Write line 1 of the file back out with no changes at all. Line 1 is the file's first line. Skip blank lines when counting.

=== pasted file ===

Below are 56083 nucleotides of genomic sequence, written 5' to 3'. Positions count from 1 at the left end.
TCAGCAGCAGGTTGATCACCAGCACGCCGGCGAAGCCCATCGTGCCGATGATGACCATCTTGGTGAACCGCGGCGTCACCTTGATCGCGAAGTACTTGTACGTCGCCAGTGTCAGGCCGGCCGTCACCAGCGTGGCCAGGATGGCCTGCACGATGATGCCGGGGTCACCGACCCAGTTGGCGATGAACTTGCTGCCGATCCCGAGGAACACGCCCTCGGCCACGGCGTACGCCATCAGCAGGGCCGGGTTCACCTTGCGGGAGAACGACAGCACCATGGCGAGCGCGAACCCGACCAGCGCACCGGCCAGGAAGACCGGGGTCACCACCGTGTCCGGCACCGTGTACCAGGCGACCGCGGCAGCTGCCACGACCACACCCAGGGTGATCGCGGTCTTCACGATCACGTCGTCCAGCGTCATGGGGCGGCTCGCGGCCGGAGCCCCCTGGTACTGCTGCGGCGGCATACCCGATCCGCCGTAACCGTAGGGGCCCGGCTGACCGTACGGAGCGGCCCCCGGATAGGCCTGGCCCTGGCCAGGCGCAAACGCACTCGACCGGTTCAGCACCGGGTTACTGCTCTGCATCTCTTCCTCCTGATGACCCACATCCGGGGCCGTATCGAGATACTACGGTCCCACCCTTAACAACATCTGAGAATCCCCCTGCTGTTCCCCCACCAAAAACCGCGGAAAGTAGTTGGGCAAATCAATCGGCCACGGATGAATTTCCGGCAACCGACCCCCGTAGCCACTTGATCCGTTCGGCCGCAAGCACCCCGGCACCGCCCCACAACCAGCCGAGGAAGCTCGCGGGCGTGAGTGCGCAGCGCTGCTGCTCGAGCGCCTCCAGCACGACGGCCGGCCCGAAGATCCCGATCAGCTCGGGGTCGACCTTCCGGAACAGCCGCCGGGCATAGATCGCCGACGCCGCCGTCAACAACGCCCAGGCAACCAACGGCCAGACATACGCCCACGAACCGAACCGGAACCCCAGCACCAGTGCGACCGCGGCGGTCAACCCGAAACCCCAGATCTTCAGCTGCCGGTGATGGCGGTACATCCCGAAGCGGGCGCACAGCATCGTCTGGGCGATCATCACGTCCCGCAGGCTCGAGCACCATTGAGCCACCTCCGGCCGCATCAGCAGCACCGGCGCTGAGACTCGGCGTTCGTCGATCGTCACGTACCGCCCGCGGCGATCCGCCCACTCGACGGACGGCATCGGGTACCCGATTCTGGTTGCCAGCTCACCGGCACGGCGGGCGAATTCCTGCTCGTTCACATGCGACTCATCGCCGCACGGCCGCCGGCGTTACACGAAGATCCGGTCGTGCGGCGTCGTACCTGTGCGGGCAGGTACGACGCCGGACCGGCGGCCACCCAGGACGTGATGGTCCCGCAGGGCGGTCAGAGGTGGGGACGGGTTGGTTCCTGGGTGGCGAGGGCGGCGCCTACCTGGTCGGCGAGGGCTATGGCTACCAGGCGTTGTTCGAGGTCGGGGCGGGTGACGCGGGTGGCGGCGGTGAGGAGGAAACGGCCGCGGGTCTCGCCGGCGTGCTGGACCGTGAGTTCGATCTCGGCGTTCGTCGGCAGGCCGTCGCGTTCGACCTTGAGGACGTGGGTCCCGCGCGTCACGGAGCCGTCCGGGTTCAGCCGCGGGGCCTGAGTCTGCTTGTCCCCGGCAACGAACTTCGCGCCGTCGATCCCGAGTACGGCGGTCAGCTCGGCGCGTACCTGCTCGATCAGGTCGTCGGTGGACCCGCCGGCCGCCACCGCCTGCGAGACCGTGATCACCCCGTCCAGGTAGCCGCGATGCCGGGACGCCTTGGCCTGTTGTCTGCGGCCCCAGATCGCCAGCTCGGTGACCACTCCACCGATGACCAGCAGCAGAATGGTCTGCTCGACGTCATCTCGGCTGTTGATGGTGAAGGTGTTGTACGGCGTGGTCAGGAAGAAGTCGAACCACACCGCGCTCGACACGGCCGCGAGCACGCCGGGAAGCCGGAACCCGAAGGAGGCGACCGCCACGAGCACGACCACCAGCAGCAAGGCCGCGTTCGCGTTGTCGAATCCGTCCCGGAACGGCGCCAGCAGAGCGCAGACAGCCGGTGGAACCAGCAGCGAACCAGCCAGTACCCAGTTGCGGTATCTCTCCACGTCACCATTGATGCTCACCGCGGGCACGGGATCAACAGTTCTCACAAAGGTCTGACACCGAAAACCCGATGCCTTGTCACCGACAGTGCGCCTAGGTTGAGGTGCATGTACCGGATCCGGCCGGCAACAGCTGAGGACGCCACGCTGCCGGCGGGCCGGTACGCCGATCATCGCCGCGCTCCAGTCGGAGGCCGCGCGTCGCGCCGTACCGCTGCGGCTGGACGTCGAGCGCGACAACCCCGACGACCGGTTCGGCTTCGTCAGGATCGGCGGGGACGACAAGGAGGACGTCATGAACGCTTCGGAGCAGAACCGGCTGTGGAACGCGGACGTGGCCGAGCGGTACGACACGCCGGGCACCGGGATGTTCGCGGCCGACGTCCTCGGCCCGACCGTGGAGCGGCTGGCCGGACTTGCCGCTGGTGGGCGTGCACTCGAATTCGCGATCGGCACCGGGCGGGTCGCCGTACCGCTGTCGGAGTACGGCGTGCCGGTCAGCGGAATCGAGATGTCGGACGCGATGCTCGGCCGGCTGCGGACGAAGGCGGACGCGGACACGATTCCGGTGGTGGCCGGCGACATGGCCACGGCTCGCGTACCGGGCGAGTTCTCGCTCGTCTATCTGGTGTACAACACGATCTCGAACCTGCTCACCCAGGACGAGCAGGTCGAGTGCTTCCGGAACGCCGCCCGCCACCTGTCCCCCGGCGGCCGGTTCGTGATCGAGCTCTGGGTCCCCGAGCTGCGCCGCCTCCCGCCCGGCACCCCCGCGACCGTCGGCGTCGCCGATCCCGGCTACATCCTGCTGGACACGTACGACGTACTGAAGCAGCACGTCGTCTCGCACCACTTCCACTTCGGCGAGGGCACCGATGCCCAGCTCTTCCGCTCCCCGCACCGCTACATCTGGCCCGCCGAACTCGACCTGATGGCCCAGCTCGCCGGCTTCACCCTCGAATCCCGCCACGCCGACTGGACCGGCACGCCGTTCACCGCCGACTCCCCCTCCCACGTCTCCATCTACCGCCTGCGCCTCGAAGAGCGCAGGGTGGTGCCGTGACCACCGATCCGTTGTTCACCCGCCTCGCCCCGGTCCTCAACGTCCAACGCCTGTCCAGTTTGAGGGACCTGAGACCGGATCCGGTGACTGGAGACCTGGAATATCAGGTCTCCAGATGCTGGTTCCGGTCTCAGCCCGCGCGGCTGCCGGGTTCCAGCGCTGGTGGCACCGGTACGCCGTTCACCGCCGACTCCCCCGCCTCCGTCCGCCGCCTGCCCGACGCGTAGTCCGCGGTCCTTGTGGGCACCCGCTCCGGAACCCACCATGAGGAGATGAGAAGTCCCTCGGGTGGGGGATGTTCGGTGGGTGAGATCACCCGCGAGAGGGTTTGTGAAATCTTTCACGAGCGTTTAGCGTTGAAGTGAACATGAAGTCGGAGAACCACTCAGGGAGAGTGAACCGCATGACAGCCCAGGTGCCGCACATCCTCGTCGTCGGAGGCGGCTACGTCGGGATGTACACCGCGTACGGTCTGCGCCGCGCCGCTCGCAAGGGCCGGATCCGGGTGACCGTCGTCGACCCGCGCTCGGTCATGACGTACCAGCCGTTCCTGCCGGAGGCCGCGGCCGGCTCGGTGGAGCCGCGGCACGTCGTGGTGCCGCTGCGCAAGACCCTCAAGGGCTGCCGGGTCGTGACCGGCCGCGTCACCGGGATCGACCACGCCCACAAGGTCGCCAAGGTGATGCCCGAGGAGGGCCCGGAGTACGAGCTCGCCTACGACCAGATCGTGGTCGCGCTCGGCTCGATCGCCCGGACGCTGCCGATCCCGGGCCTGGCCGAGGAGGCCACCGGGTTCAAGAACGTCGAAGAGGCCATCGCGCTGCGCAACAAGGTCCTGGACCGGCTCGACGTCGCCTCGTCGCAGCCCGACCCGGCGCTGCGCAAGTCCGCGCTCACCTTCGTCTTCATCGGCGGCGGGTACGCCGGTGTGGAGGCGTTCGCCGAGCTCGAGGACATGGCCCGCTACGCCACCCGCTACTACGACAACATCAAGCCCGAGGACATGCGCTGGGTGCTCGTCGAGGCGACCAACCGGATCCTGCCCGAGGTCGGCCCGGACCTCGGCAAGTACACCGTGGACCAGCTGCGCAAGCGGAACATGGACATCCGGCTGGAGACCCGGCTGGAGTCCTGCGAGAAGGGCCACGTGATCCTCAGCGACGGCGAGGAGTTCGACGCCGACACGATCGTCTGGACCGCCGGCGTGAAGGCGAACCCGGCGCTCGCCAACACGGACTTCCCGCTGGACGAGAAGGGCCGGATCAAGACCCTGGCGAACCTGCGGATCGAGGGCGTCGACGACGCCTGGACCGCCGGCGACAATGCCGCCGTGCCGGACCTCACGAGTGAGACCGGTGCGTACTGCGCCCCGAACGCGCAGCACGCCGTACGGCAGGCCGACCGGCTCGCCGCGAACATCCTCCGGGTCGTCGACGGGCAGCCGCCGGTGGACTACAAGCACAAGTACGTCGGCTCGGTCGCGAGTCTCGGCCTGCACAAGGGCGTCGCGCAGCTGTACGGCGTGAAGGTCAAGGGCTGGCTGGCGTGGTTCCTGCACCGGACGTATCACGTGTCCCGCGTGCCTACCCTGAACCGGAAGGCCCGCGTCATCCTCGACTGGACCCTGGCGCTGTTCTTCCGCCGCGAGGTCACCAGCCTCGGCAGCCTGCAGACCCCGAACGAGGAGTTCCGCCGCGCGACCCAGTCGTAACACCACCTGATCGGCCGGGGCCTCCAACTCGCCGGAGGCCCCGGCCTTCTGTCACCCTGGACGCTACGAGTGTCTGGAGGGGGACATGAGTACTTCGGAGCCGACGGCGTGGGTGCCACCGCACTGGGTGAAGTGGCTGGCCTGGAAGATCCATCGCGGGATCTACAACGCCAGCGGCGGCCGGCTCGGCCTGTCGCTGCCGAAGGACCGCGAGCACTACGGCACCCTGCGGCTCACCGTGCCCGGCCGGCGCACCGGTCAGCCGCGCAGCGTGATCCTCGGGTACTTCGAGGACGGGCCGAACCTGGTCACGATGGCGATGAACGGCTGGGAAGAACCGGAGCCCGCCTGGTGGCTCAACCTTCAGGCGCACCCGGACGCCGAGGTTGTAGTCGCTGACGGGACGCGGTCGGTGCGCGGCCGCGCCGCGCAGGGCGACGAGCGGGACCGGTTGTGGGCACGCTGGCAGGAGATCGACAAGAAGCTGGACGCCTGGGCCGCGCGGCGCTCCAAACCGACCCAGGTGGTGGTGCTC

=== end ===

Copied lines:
Below are 56083 nucleotides of genomic sequence, written 5' to 3'. Positions count from 1 at the left end.